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Old 09-06-2013, 04:08 PM   #1
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After 3 years, am now thinking of quitting saltwater

Hi Everyone,

Three years ago I entered this hobby thinking this would be an enjoyable relaxing experience. Boy was I wrong! My wife and I have been trying unsuccessfully to manage our saltwater fish tank for the last 3 years. We thought we did all the right things. We first ran the tank without any livestock. Purchased plenty of live rock in advance. Slowly introduced new fish to the tank, etc. The whole 9 yards.

Unfortunately our experience has been nothing but one problem after the next. Obviously we went through the normal fish tank cycling process... dealing with brown diatom algae, etc. and other issues until the tank got established. We normally do regular PWC's (10-15% every week).

The first year we tried doing a 20% every 2 weeks, but had a severe cyanobacteria algae bloom during the summer. To save money on our electric bill (and reduce some of the heat to the tank) we went with good quality LED's (I know many of you are against them, but we're trying to save monthly SCE expenses). I think one area where we went wrong during our first year was attempting to run the tank without a chiller. When summer got hot, the tank reached temperatures of the high 80's (close to 90 - even with the lights being LED instead of hallide).

None of the fish died, but some coral did. I believe the cyanobacteria may have been a by-product of easier growth in the warmer climate, but not 100% sure. I know it's primarily due to excessive phosphates or overfeeding. But I'm fairly confident we do NOT overfeed the fish! We learned very early that was a common misstep people make, and have taken great care not to overfeed.

We were also doing the liquid drop tests with expired API test kits. For the first year it seemed like we were only getting readings of 0-5 ppm on the nitrates. But since we replaced the test kits with unexpired kits we're getting more accurate reading (averaging 15-20 ppm).

We have 1 yellow tang, 2 green chromis (we had 3 but 1 died), 2 scarlet cleaner shrimp, various mexican turbo snails and hermit crabs, and we also had 1 beauitufl flame angel (that died). Prior to the flame angel we had a coral beauty angel (that also died). I'm NOT sure why our angels are dying... but it isn't because of the yellow tang. The yellow tang was friends with the coral beauty from the get-go, and became friends with the flame angel within a few days (we got the flame angel after the coral beauty died of course). Both angels seemed to have gotten sick and then there was one day where they vanished/disappeared nowhere to be found. We also have one small striped wrass as well.

Fast-forward to today...

We have been facing a severe green hair algae problem for the last 6 months! I'm constantly pulling some of the green hair off the rocks. We have also tried running a marine anti-algae solution for weeks (this may have caused the flame angel to get sick). We do NOT overfeed - and even with regular weekly PWC's we still get nitrate readings of 10ppm at the lowest (15-20 at the highest).

Is this really high enough to cause green hair algae? Why won't it go away?

We even took the rocks completely OUT of the fish tank (to kill off the algae). And after putting them back it seemed to do the trick, but it was only temporary (slowly the green algae just came back). During a hot day this year we also had a small cyanobacteria bloom again. It seems every year around this time we get this cyano bloom, but quickly sucked it out and did yet another PWC.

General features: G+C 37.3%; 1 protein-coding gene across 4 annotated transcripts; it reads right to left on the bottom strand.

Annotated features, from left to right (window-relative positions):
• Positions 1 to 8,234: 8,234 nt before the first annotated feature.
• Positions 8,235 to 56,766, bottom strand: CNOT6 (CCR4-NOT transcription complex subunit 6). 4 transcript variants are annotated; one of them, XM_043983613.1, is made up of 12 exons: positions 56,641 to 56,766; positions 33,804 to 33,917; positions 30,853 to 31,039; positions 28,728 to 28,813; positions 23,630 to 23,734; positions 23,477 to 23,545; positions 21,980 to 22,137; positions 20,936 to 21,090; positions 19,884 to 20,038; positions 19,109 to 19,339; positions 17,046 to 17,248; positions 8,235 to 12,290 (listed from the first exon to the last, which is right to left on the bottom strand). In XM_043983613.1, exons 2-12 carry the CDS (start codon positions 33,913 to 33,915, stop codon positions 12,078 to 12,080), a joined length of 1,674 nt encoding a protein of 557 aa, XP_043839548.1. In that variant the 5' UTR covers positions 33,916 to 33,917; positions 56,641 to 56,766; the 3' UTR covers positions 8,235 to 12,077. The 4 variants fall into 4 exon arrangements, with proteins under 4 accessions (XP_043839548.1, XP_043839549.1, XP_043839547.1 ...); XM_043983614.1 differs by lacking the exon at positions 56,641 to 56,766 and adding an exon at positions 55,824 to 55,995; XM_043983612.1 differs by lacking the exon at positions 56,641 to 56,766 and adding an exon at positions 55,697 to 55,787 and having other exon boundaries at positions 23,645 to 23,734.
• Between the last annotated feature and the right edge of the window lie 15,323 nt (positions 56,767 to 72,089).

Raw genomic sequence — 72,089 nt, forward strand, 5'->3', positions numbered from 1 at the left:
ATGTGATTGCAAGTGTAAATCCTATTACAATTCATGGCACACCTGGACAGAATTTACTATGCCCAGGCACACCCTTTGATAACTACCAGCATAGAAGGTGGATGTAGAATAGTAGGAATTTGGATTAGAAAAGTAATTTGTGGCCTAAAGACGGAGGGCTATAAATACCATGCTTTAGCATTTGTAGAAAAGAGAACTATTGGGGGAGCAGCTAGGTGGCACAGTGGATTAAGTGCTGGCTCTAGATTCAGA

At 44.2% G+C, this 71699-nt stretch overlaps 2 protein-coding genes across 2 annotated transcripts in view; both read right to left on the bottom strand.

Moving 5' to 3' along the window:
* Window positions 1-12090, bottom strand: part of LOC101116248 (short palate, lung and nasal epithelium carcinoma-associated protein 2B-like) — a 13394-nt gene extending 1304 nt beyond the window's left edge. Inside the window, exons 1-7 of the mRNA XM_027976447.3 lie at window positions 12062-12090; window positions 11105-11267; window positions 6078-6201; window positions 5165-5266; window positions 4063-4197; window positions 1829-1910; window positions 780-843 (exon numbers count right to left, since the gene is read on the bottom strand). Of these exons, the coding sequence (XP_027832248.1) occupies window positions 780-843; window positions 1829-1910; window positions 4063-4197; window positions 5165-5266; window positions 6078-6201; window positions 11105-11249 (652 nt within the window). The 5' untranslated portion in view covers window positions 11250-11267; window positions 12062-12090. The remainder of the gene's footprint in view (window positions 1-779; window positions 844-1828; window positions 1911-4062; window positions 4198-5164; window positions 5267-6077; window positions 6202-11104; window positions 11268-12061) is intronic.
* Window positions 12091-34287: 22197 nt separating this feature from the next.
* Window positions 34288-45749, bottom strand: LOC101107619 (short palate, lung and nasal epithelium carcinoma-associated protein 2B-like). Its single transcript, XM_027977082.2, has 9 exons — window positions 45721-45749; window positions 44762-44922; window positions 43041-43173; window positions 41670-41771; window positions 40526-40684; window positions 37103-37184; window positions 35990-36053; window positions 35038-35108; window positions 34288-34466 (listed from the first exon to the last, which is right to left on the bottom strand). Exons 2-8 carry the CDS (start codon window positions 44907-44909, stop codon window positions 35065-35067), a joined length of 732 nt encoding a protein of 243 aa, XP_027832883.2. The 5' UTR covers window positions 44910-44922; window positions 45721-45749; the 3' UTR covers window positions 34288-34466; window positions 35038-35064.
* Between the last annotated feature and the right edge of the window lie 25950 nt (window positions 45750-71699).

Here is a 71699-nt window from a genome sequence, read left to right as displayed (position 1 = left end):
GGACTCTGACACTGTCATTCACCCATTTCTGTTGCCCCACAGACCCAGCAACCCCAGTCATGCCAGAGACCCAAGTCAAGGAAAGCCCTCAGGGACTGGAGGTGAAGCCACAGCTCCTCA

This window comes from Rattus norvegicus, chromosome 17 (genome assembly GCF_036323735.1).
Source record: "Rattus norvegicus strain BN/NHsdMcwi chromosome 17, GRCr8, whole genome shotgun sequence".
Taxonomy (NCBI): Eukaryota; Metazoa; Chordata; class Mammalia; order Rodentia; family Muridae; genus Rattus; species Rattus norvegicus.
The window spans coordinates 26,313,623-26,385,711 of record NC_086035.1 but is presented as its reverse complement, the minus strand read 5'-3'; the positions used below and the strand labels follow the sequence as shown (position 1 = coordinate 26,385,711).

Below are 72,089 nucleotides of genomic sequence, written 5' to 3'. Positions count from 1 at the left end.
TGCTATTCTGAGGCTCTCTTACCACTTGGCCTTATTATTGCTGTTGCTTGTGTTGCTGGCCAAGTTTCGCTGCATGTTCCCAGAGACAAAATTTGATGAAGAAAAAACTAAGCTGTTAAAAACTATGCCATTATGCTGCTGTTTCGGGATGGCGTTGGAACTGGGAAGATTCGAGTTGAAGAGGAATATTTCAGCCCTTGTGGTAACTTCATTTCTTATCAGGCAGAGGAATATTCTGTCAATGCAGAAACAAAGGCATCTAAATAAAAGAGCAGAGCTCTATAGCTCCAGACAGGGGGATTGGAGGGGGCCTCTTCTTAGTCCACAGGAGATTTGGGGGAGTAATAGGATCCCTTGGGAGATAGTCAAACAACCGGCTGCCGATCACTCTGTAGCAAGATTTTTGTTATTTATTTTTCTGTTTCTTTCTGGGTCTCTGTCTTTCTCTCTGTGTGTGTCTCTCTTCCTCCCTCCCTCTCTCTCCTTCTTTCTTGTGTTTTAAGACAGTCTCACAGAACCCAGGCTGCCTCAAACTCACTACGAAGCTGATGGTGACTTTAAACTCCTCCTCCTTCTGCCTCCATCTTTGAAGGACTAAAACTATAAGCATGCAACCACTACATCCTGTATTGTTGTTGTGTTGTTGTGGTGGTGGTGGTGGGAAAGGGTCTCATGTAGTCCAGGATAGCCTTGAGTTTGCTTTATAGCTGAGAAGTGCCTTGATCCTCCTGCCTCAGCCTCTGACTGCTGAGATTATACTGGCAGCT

To help reduce this problem faster, my wife we tried doing TWO pwc's a week... the first one a 10% change the second one a 15-20% change... hoping this would dilute any of the bad stuff faster. STILL doesn't seem to help at all!

What the heck are we doing wrong???? We are a hairpin away of scrapping the whole saltwater idea and just doing freshwater. It sucks. Our electric bill is also approaching $350 this month (Normally our highest bills were in the $120-$160 range in the summer). I can't help but think this saltwater tank has a LOT to do with it. As far as I can tell, there may be only 2 small things we're doing wrong:

1) We are running bio-balls in the sump. From my understanding, this was an old school thought of filtration for saltwater but has since been abandoned since they are stated to be nitrate factories. Do you suppose it's possible the bio balls are responsible for the nitrates to be as high as 15-20ppm?

Even if I slowly take the bio balls out, how much would it realistically reduce the nitrates? Maybe cut them in half? And even if the nitrates are down to 5-10ppm do you think these algae problems would go away? I think it's impossible to have ZERO nitruates - especially when having 5+ fish in the tank as you will have dissolved nutrients in the water no matter how good your protein skimmer is (our EuroReef skimmer is overkill HUGE designed for a 150+ gallon tank - and ours is only 60).

2) We rarely clean the 2 physical sponges in the sump. One is the circular sponge for the return from the protein skimmer (it exits the plastic pipe and trickles down the cylindar-shaped sponge before hitting the water. There is also a long square/rectangular shaped sponge that separates the 2 water compartments.

Before we completely scrap the idea I was hoping someone could give me some pointers. Have you gone through this same problem as we have? Is it easily apparent what we are doing wrong? If we downgrade our tank to a freshwater system...

Can we use the internal overflow box (it's a sectioned off rectangle in the corner of the tank that feeds down to the sump) to run piping to a Fluval freshwater filtration system?

I assume we can remove the bioballs and sump, and just use a fluval filter - maybe in conjunction with an aqueon HOB filter (quiet).

I assume we won't need the protein skimmer anymore (which would save money).

We also won't need the 2 current blowers anymore (which would save money). Instead we may have bubblers instead (which is probably less energy than the 2 blowers I imagine).